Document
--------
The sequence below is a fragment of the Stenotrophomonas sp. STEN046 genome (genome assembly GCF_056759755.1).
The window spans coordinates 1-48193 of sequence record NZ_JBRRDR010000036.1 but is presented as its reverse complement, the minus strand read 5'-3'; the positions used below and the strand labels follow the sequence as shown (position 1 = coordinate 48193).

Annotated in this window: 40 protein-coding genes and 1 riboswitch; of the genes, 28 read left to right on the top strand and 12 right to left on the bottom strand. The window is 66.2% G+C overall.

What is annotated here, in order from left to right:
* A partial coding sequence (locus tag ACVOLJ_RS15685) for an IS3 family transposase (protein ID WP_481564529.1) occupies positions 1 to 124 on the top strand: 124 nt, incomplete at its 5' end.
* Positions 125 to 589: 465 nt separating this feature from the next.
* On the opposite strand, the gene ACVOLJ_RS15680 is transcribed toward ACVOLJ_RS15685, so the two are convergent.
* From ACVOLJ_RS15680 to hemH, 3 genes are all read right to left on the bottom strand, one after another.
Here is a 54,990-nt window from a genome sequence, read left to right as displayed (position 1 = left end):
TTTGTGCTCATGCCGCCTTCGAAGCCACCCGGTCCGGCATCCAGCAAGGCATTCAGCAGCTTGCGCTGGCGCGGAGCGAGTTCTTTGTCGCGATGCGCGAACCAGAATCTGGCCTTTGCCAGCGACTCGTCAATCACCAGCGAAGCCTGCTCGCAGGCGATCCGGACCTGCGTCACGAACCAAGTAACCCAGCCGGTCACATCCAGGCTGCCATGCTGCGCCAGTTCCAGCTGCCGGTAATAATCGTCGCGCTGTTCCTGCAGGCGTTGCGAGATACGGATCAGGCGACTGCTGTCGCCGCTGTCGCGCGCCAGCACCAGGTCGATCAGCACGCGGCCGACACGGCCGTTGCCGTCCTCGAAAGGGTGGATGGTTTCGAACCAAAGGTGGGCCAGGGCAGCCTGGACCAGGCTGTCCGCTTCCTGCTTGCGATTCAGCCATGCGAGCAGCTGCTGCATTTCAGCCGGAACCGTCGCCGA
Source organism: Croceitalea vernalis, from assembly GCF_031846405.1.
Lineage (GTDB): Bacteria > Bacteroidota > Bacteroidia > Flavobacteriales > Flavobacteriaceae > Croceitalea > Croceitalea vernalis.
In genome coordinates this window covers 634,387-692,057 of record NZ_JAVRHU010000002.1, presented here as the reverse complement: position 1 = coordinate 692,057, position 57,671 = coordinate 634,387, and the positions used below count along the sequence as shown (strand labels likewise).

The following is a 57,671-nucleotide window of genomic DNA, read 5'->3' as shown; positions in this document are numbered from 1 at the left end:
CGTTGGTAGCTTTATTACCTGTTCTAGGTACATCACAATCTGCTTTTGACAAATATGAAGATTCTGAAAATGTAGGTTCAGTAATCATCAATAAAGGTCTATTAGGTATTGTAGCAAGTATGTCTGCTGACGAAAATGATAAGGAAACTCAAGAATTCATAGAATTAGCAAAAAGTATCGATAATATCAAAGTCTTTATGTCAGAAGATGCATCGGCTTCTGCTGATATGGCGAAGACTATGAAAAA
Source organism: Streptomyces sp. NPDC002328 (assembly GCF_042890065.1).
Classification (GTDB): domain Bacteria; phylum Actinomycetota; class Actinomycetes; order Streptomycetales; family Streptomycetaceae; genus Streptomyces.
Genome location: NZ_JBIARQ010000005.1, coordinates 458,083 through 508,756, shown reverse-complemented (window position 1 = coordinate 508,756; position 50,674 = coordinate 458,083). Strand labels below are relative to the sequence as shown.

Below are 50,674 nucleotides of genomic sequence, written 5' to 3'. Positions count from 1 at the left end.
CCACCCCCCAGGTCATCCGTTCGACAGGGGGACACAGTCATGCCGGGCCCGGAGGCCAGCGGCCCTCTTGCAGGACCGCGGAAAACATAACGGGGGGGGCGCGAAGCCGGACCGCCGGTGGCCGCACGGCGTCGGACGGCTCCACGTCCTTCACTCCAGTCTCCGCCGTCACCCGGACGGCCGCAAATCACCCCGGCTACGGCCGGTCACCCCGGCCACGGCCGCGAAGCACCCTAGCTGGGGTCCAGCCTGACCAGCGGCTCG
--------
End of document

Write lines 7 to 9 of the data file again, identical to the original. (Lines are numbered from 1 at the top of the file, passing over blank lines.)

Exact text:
* On the opposite strand, the gene ACVOLJ_RS15680 is transcribed toward ACVOLJ_RS15685, so the two are convergent.
* From ACVOLJ_RS15680 to hemH, 3 genes are all read right to left on the bottom strand, one after another.
Here is a 54,990-nt window from a genome sequence, read left to right as displayed (position 1 = left end):